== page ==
So clock for clock, my machine was nearly 4 times faster.
      • Re:Macs ? (Score:4, Informative)

        by Erich ( 151 ) on Saturday August 30, 2003 @10:09PM (#6836004) Homepage Journal
        Doubtful. Altivec can only do single-precision floating point. It's pretty good at it, it can do operations 4 wide, but only single precision. Linpack needs double precision (at least, for the benchmark).

        The dual floating point units on the G5 will help, but it's nothing extraordinary. P4s and Athlons both have multiple floating point units. P4's are relatively orthogonal, Athlons less so. However, SSE2 allows for vectorized double precision operations. It is likely that for the linpack benchmark, best-in-class P4 or Athlon architecture-based machines would outperform best-in-class G5 machines.

        Altivec is extremely powerful. However it is only useful for applications that don't require their floating point to be double precision. SSE2 is less powerful, but allows for double precision SIMD processing.

        • Re:Macs ? (Score:4, Informative)

          by jcr ( 53032 ) <> on Monday September 01, 2003 @05:54AM (#6843458) Journal
          Altivec can only do single-precision floating point.

          Not quite correct. Apple has extended-precision libraries available for Altivec.

    • Especially if you're going floating-point based math, the cost-per-crunched-number is actually lower for the dual-G5 tower than it is for a Xeon-based system that costs more anyway.
    • Re:Macs ? (Score:5, Interesting)

      by WasterDave ( 20047 ) <<moc.pekdez> <ta> <pevad>> on Saturday August 30, 2003 @07:38PM (#6835518)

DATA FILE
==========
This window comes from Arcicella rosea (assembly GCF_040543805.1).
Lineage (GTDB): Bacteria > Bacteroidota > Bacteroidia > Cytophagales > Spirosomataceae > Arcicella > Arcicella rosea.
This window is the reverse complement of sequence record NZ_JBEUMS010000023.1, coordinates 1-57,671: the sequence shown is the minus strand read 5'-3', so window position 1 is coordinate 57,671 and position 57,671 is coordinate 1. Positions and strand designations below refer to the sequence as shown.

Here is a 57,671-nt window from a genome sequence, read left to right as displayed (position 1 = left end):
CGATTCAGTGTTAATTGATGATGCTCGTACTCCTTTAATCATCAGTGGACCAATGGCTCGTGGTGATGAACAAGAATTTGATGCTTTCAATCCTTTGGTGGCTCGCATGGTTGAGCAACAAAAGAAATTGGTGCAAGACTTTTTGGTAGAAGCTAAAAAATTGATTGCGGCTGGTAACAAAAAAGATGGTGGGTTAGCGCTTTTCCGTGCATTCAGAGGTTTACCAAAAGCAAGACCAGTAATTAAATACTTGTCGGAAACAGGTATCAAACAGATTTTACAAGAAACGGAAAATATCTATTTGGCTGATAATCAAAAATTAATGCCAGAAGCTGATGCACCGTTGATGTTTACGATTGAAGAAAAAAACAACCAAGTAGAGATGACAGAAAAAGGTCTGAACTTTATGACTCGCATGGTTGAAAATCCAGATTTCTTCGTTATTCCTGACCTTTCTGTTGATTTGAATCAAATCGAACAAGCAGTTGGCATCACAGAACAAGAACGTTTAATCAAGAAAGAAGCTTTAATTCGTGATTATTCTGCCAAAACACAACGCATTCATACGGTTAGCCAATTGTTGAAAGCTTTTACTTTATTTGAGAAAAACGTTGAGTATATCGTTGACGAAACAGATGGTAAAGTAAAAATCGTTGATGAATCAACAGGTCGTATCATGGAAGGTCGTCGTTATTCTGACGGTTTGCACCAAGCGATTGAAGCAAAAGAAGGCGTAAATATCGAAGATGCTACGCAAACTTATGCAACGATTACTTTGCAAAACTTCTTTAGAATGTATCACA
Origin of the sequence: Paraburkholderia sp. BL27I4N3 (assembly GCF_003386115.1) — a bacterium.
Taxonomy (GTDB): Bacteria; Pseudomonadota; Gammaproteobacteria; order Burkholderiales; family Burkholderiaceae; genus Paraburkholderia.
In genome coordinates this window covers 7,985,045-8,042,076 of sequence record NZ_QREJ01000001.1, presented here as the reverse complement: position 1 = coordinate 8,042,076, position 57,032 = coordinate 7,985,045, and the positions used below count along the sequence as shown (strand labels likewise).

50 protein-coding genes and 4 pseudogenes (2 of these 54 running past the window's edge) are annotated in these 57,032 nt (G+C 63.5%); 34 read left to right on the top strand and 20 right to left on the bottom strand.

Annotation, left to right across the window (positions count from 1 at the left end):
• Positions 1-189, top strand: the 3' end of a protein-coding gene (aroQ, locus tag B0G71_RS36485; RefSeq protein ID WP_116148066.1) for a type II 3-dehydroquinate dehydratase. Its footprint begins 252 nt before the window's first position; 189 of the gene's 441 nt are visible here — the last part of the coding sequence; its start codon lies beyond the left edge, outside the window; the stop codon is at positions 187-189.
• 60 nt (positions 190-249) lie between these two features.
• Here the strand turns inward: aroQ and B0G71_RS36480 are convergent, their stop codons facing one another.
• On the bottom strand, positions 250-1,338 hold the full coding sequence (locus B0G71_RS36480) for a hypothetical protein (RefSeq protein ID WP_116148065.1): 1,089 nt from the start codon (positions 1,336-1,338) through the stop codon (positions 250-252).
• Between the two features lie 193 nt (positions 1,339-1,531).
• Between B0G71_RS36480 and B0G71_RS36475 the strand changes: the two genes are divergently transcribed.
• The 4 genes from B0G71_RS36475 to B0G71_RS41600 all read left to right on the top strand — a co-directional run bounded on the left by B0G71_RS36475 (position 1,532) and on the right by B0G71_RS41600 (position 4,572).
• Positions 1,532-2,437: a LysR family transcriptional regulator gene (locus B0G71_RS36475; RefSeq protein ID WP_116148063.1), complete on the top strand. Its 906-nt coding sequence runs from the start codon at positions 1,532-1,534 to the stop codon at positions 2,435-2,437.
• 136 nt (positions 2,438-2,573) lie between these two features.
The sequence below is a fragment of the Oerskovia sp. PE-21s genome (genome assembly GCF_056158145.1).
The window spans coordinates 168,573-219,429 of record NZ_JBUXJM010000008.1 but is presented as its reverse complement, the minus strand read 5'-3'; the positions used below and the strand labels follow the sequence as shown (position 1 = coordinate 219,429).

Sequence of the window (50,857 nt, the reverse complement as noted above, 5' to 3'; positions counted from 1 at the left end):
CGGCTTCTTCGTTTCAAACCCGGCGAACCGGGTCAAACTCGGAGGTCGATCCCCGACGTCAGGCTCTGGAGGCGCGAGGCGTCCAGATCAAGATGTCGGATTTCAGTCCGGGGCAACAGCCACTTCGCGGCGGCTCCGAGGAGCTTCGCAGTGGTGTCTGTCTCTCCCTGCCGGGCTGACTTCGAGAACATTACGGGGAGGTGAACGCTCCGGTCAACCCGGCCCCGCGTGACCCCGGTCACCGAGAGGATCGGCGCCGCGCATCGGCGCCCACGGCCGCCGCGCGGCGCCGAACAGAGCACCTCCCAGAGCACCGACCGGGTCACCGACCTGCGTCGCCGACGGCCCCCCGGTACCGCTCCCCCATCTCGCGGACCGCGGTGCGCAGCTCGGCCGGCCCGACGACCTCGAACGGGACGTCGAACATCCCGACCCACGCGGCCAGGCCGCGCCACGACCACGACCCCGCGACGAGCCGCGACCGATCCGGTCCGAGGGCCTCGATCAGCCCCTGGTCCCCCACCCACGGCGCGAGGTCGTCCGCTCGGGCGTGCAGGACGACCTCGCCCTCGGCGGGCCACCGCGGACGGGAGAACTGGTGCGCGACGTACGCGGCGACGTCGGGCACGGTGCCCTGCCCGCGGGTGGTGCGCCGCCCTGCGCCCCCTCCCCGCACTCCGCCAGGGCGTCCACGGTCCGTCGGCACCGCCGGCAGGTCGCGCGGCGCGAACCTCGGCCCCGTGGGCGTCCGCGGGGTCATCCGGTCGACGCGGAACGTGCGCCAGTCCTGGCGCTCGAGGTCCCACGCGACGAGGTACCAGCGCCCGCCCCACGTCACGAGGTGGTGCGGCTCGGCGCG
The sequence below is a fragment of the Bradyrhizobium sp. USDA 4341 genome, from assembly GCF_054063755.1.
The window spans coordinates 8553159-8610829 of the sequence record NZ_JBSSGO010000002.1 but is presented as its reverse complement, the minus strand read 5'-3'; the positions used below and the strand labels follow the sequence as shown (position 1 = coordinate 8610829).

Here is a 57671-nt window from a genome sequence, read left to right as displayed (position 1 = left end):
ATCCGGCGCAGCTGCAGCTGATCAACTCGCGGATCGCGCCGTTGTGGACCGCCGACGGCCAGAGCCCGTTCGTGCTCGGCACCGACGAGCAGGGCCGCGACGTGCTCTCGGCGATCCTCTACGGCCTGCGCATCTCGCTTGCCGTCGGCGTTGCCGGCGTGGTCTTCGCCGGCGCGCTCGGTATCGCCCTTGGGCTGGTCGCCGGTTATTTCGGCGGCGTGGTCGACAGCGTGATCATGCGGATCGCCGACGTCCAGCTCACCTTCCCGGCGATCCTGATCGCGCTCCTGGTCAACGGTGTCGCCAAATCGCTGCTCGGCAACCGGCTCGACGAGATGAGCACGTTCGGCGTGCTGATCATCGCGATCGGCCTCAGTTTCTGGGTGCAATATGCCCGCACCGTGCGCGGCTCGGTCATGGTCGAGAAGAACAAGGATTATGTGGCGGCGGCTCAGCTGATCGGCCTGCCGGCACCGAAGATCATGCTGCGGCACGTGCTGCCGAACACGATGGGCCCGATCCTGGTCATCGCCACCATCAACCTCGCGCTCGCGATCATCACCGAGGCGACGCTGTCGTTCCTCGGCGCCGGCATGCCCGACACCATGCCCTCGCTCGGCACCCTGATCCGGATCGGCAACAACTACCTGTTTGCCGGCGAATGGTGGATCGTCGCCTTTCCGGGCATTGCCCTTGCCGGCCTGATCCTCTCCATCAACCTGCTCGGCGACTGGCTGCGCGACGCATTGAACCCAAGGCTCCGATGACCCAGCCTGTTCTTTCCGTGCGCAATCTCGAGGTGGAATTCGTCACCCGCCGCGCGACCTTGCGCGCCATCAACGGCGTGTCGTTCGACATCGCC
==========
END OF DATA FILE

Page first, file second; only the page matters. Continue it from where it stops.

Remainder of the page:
why PowerMacs?

      A couple of things make them suitable for clustering:
      * There's heaps of processor-processor bandwidth and memory bandwidth.
      * On board gigabit ethernet.
      * Monster fast execution of properly written vector code.
      * Well designed cooling.

      Of course, the bang/buck ratio could be an issue for some debate but there's little doubt that in comparison to other commercial unices it's an absolute bargain.

    • Re:Macs ? (Score:5, Insightful)

      by damiam ( 409504 ) on Saturday August 30, 2003 @07:43PM (#6835542)
      For certain types of processing (rc5 cracking is one example), Macs completely smoke PCs. For example, stats show that a 667Mhz G4 can process more keys/second than a 2.8Ghz P4. Considering how much faster a 2Ghz G5 would be, a 1100-node cluster would be damn powerful if you were doing work that mapped well onto Altivec.
      • That's a *really* bad benchmark. The AltiVec unit has a dedicated vector permute unit which makes RC5 processing results way out of line with the results of most other benchmarks. Its true that the altivec unit is good, but its not *that* good. Besides, both machines have comporable memory bandwidths (if you consider Canterwood P4s) and for many (most?) FP-heavy benchmarks, the code has a "streaming" nature, and is thus almost entirely memory bandwidth limited.
        • What part of "For certain types of processing" don't you understand? The whole point of the parent post was that certain type. How is a benchmark comparing RC5 crakcing speed a *really* bad benchmark of RC5 cracking speed, or ddn a bad benchmark for ddn performance? You think integer additions is a better benchmark for RC5 cracking speed and ddn performance?